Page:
Color fringes on heated plate

Jun 2019
I've recently noticed that the ceramic plates I have home show an interesting light pattern whenever light is reflected on a slightly heated area of them.
The setup is the following: a ceramic plate, a lightbulb a meter above it, and any means of heating such as blowing hot air or putting hot food on the plate.
The areas of the surface that get in contact with the hot "vapor" and are propperly illuminated by the light producte the following patterns:

I assume this is related to a change of the refractive index due to a temperature gradient but I have no idea what is really going on behind it. Any help is more than welcome!
Apr 2017
Nice post ... this is how you become a great physicist , always observing , always asking questions ...

Notice the colours are not that of a rainbow , but a dirty sort of rainbow we get from oil on water , caused by interference , and not the refraction that creates a rainbow ...

You need a transparent surface on top of a reflective surface , .... Many ceramics are 'glazed ' , first fired to cook the clay , then a layer of glass powder applied in a wash , cooked again , this glass melts and forms a thin layer of smooth glass ...So your plate has been glazed , but apparently also has another reflective surface beneath ...double glazed??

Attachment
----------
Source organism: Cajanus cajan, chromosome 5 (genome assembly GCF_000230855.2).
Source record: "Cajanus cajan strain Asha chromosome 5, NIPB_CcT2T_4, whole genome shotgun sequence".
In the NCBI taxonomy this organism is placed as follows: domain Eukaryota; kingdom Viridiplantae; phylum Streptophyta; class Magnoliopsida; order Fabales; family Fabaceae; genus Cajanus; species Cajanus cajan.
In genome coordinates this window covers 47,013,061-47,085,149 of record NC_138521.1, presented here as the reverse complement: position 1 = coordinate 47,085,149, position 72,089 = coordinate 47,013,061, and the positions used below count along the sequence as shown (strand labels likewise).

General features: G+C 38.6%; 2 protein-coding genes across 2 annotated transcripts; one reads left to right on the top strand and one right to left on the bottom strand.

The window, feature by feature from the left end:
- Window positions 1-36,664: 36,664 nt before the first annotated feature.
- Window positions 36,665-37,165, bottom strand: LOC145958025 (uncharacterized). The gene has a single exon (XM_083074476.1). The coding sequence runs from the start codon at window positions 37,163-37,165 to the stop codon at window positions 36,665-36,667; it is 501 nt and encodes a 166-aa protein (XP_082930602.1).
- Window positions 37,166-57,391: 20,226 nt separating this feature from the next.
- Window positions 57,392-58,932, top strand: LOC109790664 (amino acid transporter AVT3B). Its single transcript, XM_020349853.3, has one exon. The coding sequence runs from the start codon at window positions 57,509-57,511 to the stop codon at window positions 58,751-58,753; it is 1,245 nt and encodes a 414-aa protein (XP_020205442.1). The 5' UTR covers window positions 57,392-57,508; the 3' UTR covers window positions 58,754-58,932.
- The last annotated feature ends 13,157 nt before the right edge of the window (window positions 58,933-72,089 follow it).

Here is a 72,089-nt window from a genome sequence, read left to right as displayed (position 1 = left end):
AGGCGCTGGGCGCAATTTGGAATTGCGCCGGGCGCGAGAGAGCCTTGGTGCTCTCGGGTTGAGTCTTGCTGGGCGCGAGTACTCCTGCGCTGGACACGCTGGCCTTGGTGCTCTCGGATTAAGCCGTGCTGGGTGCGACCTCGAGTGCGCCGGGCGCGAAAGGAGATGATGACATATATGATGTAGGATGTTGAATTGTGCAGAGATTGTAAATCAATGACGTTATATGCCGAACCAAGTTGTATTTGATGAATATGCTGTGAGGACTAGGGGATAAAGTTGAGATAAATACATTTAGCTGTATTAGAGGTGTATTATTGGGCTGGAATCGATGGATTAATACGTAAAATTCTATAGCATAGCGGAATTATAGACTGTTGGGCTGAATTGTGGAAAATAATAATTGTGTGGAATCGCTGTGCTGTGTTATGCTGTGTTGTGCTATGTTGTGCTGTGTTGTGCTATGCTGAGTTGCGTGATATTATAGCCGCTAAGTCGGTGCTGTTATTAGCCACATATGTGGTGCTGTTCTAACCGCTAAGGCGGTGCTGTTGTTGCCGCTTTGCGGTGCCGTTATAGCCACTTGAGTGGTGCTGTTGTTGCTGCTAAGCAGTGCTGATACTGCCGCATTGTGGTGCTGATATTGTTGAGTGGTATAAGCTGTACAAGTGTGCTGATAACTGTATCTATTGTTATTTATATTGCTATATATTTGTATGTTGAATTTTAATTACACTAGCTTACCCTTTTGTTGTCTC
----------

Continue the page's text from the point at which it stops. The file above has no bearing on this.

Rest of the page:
Heating must expand the top glass layer just of the order of the wave width of a light wave , in the pattern shown .... this causes interference pattern to change over the surface and be noticed .... the effect we see ...

Or it could be a greater effect results form heating changing the refractive index of the glass , and that the change in thickness is not significant ... either way interference changes and we see the pattern

I guess the pattern disappears when the plate has cooled ???

EDIT ... perhaps there is not a need for two layers of glass , with just one layer , the light could be bouncing back off the lower surface after passing through the glass , but this bottom surface must be perfectly smooth ...
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Jun 2019
That must be it! Knowing how these plates are made makes it clear. Thanks a lot.
Jun 2019
I've kept looking at it and trying new things. I was wrong when I said that these fringes appear when hot temperature is applied to the plate's surface. After heating the plate in the microwave there were no colors at all. In fact, I've only been able to see them when water vapor (either from hot food or blowing hot air) gets in contact with it, and they quickly disappear as this moisture is evaporated again.

My new hypothesis would be using oz93666's answer in a system of air - condensed vapor - glass. Any thoughts?
Jun 2016
Two options occur to me.
1) The condensed water film you suggest is reasonable.
2) It (perhaps) requires a temperature gradient to see the fringes.
A temperature gradient would mean that the thickness of the glaze would vary over the area of interest.
It is (perhaps) these changes in thickness that produce the interference patterns.
The microwave would (perhaps) heat the plate too evenly to generate these gradients.

In your original post you stated that blowing hot air over the plate could produce the fringes.
If the hot air is dry, this would favor the second explanation.